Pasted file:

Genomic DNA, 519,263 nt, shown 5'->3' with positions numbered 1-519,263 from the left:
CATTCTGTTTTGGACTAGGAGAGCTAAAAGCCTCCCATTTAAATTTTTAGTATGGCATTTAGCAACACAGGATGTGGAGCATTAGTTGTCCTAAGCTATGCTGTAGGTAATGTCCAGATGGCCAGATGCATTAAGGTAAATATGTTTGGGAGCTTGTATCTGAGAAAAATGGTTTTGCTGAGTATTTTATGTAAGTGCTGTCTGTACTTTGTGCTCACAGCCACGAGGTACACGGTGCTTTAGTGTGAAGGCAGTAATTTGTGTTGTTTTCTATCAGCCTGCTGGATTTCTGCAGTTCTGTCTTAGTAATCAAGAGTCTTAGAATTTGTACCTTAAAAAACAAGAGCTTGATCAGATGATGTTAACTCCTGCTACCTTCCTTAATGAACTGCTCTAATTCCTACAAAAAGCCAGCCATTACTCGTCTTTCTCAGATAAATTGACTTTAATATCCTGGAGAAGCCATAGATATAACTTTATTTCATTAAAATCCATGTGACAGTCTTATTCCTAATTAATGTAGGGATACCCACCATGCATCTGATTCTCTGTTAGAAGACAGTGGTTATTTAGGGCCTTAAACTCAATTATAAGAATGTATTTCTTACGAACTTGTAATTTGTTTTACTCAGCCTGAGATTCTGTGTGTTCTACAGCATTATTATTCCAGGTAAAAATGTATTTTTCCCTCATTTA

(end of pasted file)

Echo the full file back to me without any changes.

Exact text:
Genomic DNA, 519,263 nt, shown 5'->3' with positions numbered 1-519,263 from the left:
CATTCTGTTTTGGACTAGGAGAGCTAAAAGCCTCCCATTTAAATTTTTAGTATGGCATTTAGCAACACAGGATGTGGAGCATTAGTTGTCCTAAGCTATGCTGTAGGTAATGTCCAGATGGCCAGATGCATTAAGGTAAATATGTTTGGGAGCTTGTATCTGAGAAAAATGGTTTTGCTGAGTATTTTATGTAAGTGCTGTCTGTACTTTGTGCTCACAGCCACGAGGTACACGGTGCTTTAGTGTGAAGGCAGTAATTTGTGTTGTTTTCTATCAGCCTGCTGGATTTCTGCAGTTCTGTCTTAGTAATCAAGAGTCTTAGAATTTGTACCTTAAAAAACAAGAGCTTGATCAGATGATGTTAACTCCTGCTACCTTCCTTAATGAACTGCTCTAATTCCTACAAAAAGCCAGCCATTACTCGTCTTTCTCAGATAAATTGACTTTAATATCCTGGAGAAGCCATAGATATAACTTTATTTCATTAAAATCCATGTGACAGTCTTATTCCTAATTAATGTAGGGATACCCACCATGCATCTGATTCTCTGTTAGAAGACAGTGGTTATTTAGGGCCTTAAACTCAATTATAAGAATGTATTTCTTACGAACTTGTAATTTGTTTTACTCAGCCTGAGATTCTGTGTGTTCTACAGCATTATTATTCCAGGTAAAAATGTATTTTTCCCTCATTTA